Ethnic Identity in Greek Antiquity

Ethnic Identity in Greek Antiquity

By (author) 

Free delivery worldwide

Available. Dispatched from the UK in 3 business days
When will my order arrive?

Expected delivery to the United States by Christmas Expected to be delivered to the United States by Christmas

Description

In this book Jonathan Hall seeks to demonstrate that the ethnic groups of ancient Greece, like many ethnic groups throughout the world today, were not ultimately racial, linguistic, religious or cultural groups, but social groups whose 'origins' in extraneous territories were just as often imagined as they were real. Adopting an explicitly anthropological point of view, he examines the evidence of literature, archaeology and linguistics to elucidate the nature of ethnic identity in ancient Greece. Rather than treating Greek ethnic groups as 'natural' or 'essential' - let alone 'racial' - entities, he emphasises the active, constructive and dynamic role of ethnography, genealogy, material culture and language in shaping ethnic consciousness. An introductory chapter outlines the history of the study of ethnicity in Greek antiquity.show more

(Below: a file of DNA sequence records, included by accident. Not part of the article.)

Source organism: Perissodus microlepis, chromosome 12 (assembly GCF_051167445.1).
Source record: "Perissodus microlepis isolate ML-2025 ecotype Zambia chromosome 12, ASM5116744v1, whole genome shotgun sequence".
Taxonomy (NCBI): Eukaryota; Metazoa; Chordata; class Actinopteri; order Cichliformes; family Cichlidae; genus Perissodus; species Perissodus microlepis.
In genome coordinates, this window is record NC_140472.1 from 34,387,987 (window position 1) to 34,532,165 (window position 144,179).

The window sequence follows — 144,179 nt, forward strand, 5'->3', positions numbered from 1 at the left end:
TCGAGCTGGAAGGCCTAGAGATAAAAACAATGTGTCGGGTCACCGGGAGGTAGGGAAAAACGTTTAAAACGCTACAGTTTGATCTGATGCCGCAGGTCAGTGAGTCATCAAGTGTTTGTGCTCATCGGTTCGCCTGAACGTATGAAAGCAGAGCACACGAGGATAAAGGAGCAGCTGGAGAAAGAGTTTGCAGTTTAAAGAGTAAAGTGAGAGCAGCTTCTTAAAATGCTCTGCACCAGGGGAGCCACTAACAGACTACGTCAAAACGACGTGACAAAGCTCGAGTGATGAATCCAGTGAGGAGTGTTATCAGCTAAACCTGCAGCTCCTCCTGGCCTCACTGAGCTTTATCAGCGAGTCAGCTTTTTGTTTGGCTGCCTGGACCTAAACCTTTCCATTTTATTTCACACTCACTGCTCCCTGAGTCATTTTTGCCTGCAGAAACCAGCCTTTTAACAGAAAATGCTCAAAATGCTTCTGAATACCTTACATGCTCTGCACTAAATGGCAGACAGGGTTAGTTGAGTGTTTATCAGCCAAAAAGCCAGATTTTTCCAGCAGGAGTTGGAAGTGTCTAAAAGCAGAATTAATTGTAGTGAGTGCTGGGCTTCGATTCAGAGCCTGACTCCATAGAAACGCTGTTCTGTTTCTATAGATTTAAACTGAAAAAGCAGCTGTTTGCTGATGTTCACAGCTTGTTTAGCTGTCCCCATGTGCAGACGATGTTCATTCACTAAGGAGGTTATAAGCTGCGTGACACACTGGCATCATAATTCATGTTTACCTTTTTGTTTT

Product details

  • Paperback | 248 pages
  • 148 x 224 x 16mm | 381.02g
  • CAMBRIDGE UNIVERSITY PRESS
  • Cambridge, United Kingdom
  • English
  • Revised ed.
  • 27 figures
  • 0521789990
  • 9780521789998
  • 1,120,065

Review quote

'This is an important book. It is not the first study of ancient Greek ethnicity in recent years, but it is by far the most thorough and systematic ... It is a major contribution to Classical studies, and a major challenge to the archaeology of prehistoric ethnicity.' Ian Morris, Cambridge Archaeological Journal ' ... a book which [is] a quite extraordinary combination of theoretical sophistication and historical erudition.' Roger Just, Cambridge Archaeological Journal 'Jonathan Hall's book is an event in classical scholarship.' David Konstan, Diasporashow more

Table of contents

1. Phrasing the problem; 2. The nature and expression of ethnicity: an anthropological view; 3. The discursive dimension of ethnic identity; 4. Ethnography and genealogy: an Argolic case-study; 5. Ethnicity and archaeology; 6. Ethnicity and linguistics; 7. Conclusion.show more